Last Friday, the U.S. House of Representatives approved legislation to increase the National Science Foundation’s budget to $7.4 billion for the 2015 fiscal year, a 3.2 percent increase against the Obama administration’s proposed increase of 1.1 percent. However, before the appropriations bill was passed, an amendment was added by Rep. Lamar Smith (R–Texas) to specifically cut NSF funding for social sciences research. While it’s commendable that the House has increased NSF funding more than two times the proposed increase, redirecting funds away from the social sciences is a mistake. When reviewing the bill, the Senate must keep in mind the importance of research in social sciences and its impact on society.

In March, President Barack Obama and his administration submitted the 2015 fiscal year budget to Congress for review. The proposal included a 1.1 percent increase in the fiscal year budget for the NSF. When reviewing the budget proposal, the House decided to increase the NSF’s budget 2.3 percent more than proposed by the Obama administration. As the NSF redirects more than one-fourth of the federal support to academic institutions, it’s imperative the foundation be well-funded.

While an increased budget benefits the NSF, an amendment to redirect social science research towards natural science inhibits the NSF’s autonomy. Amendment proponents assert that natural science research significantly outvalues social science research, but this notion doesn’t account for the arduous process to receive funding. Those interested in NSF grant money must submit extensive proposals to a committee and receive approval before given funds. Over 40,000 proposals for research, education and training projects are received by the NSF each year with only 11,000 proposals accepted. Given their experience in scientific fields, members of the selection committee are better qualified than congressman to analyze whether research is worth of investment.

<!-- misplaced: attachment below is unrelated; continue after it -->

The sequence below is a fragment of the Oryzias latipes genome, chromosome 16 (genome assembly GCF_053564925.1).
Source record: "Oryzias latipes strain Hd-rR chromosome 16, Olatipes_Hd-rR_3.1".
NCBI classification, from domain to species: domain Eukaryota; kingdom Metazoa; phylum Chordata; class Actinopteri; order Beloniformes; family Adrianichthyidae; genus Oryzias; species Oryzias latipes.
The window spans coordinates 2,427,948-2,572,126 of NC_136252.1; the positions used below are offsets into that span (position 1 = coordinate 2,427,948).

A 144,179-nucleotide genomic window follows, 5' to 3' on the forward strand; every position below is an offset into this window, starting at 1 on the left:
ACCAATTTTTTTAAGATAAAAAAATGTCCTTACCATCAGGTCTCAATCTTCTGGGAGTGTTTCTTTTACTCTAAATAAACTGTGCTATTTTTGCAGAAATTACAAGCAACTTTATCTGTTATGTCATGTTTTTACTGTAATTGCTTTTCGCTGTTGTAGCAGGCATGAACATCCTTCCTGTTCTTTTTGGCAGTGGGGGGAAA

The committee contains valid reasoning for supporting social science research. Proponents of more science research cite that natural science constitutes research that is “necessary for economic growth.” While natural science deserves substantial funding, this shouldn’t undervalue social science research. Scholars at Rice University studied public reactions to natural disasters, and this information has been used to aid evacuation plans for future emergencies. Smith argues that some research money, like $50,000 to study 17th century Peruvian lawsuits, could be redirected, so the NSF should provide reasoning for the research’s value. While the committe is qualified to make funding decisions, it’s possible that a few of the 11,000 yearly proposes could be efficiently redirected. However, if money is to be redirected, it could be beneficial to both social science and natural science research. If money is taken from social science funding, it should be redirected towards others areas of social science research.

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